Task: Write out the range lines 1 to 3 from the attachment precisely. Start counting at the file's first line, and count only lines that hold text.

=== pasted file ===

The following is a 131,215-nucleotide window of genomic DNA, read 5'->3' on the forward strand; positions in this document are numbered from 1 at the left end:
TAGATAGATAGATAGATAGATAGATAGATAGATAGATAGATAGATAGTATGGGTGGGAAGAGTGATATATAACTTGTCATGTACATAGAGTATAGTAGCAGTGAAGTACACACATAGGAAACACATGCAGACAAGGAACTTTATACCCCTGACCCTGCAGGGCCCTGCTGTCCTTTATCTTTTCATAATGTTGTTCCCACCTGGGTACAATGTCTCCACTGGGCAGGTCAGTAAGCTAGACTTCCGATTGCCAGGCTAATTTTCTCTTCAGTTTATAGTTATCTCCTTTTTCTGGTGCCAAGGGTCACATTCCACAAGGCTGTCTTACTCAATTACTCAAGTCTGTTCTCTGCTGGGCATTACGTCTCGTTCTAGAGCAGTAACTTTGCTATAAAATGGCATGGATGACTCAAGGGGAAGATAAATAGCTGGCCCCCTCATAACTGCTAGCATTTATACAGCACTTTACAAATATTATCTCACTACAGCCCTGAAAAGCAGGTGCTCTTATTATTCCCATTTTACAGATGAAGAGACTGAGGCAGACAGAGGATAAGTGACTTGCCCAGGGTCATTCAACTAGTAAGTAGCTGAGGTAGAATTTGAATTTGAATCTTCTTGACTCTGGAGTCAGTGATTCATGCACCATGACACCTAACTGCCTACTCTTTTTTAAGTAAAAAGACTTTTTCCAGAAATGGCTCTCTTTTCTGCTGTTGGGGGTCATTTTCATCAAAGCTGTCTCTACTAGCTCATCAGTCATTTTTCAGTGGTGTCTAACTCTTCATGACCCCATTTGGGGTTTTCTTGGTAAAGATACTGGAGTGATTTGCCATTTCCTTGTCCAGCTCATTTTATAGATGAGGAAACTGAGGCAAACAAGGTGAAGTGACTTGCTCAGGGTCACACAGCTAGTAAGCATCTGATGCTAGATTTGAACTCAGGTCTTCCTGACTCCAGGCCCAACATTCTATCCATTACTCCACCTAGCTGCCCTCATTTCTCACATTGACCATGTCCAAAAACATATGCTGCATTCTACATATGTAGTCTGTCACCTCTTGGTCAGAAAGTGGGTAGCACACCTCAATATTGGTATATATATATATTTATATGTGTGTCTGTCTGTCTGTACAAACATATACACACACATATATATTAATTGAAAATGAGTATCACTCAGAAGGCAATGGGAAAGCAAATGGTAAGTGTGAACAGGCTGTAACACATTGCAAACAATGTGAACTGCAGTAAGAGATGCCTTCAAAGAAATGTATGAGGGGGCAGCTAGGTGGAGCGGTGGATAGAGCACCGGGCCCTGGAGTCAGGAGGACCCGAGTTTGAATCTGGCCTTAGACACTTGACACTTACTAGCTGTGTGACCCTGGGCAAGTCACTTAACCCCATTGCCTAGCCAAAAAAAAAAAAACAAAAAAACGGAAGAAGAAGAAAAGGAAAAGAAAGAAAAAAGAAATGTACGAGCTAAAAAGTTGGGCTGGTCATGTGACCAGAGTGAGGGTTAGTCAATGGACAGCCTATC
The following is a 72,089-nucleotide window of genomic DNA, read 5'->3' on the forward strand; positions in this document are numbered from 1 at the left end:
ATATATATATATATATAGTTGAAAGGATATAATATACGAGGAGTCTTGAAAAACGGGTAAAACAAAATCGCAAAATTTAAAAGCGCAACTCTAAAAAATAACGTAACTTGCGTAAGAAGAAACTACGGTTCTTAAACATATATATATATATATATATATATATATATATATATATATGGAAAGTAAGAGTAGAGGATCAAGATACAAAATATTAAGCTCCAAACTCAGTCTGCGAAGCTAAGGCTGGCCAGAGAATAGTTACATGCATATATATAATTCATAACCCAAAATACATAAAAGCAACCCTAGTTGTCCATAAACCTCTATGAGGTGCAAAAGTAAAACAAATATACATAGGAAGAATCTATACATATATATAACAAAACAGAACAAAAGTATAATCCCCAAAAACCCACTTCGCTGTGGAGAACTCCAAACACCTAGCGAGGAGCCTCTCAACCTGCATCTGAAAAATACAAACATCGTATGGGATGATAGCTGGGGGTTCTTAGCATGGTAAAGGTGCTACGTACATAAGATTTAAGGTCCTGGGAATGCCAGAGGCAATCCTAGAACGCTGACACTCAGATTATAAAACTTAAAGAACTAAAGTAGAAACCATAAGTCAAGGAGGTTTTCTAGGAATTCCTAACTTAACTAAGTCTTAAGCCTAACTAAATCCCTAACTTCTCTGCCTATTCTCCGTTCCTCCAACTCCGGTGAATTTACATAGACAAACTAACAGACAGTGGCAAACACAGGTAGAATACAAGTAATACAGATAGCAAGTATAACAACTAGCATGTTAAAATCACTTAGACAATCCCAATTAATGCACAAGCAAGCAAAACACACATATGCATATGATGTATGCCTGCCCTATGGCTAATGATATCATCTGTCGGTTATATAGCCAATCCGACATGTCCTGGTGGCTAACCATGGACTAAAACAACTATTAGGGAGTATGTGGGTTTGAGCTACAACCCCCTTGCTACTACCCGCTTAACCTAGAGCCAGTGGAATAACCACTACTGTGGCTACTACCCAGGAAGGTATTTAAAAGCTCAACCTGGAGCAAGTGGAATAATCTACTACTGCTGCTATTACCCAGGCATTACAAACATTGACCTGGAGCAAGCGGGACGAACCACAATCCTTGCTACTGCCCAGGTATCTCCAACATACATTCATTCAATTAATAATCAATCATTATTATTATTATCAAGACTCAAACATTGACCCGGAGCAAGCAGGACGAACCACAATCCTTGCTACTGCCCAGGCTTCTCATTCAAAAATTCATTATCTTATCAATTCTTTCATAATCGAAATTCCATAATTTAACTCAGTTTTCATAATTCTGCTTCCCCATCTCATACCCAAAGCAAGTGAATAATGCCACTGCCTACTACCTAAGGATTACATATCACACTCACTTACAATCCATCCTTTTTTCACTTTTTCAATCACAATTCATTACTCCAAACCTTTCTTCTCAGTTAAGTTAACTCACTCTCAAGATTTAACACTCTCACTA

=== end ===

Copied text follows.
The following is a 131,215-nucleotide window of genomic DNA, read 5'->3' on the forward strand; positions in this document are numbered from 1 at the left end:
TAGATAGATAGATAGATAGATAGATAGATAGATAGATAGATAGATAGTATGGGTGGGAAGAGTGATATATAACTTGTCATGTACATAGAGTATAGTAGCAGTGAAGTACACACATAGGAAACACATGCAGACAAGGAACTTTATACCCCTGACCCTGCAGGGCCCTGCTGTCCTTTATCTTTTCATAATGTTGTTCCCACCTGGGTACAATGTCTCCACTGGGCAGGTCAGTAAGCTAGACTTCCGATTGCCAGGCTAATTTTCTCTTCAGTTTATAGTTATCTCCTTTTTCTGGTGCCAAGGGTCACATTCCACAAGGCTGTCTTACTCAATTACTCAAGTCTGTTCTCTGCTGGGCATTACGTCTCGTTCTAGAGCAGTAACTTTGCTATAAAATGGCATGGATGACTCAAGGGGAAGATAAATAGCTGGCCCCCTCATAACTGCTAGCATTTATACAGCACTTTACAAATATTATCTCACTACAGCCCTGAAAAGCAGGTGCTCTTATTATTCCCATTTTACAGATGAAGAGACTGAGGCAGACAGAGGATAAGTGACTTGCCCAGGGTCATTCAACTAGTAAGTAGCTGAGGTAGAATTTGAATTTGAATCTTCTTGACTCTGGAGTCAGTGATTCATGCACCATGACACCTAACTGCCTACTCTTTTTTAAGTAAAAAGACTTTTTCCAGAAATGGCTCTCTTTTCTGCTGTTGGGGGTCATTTTCATCAAAGCTGTCTCTACTAGCTCATCAGTCATTTTTCAGTGGTGTCTAACTCTTCATGACCCCATTTGGGGTTTTCTTGGTAAAGATACTGGAGTGATTTGCCATTTCCTTGTCCAGCTCATTTTATAGATGAGGAAACTGAGGCAAACAAGGTGAAGTGACTTGCTCAGGGTCACACAGCTAGTAAGCATCTGATGCTAGATTTGAACTCAGGTCTTCCTGACTCCAGGCCCAACATTCTATCCATTACTCCACCTAGCTGCCCTCATTTCTCACATTGACCATGTCCAAAAACATATGCTGCATTCTACATATGTAGTCTGTCACCTCTTGGTCAGAAAGTGGGTAGCACACCTCAATATTGGTATATATATATATTTATATGTGTGTCTGTCTGTCTGTACAAACATATACACACACATATATATTAATTGAAAATGAGTATCACTCAGAAGGCAATGGGAAAGCAAATGGTAAGTGTGAACAGGCTGTAACACATTGCAAACAATGTGAACTGCAGTAAGAGATGCCTTCAAAGAAATGTATGAGGGGGCAGCTAGGTGGAGCGGTGGATAGAGCACCGGGCCCTGGAGTCAGGAGGACCCGAGTTTGAATCTGGCCTTAGACACTTGACACTTACTAGCTGTGTGACCCTGGGCAAGTCACTTAACCCCATTGCCTAGCCAAAAAAAAAAAAACAAAAAAACGGAAGAAGAAGAAAAGGAAAAGAAAGAAAAAAGAAATGTACGAGCTAAAAAGTTGGGCTGGTCATGTGACCAGAGTGAGGGTTAGTCAATGGACAGCCTATC
The following is a 72,089-nucleotide window of genomic DNA, read 5'->3' on the forward strand; positions in this document are numbered from 1 at the left end: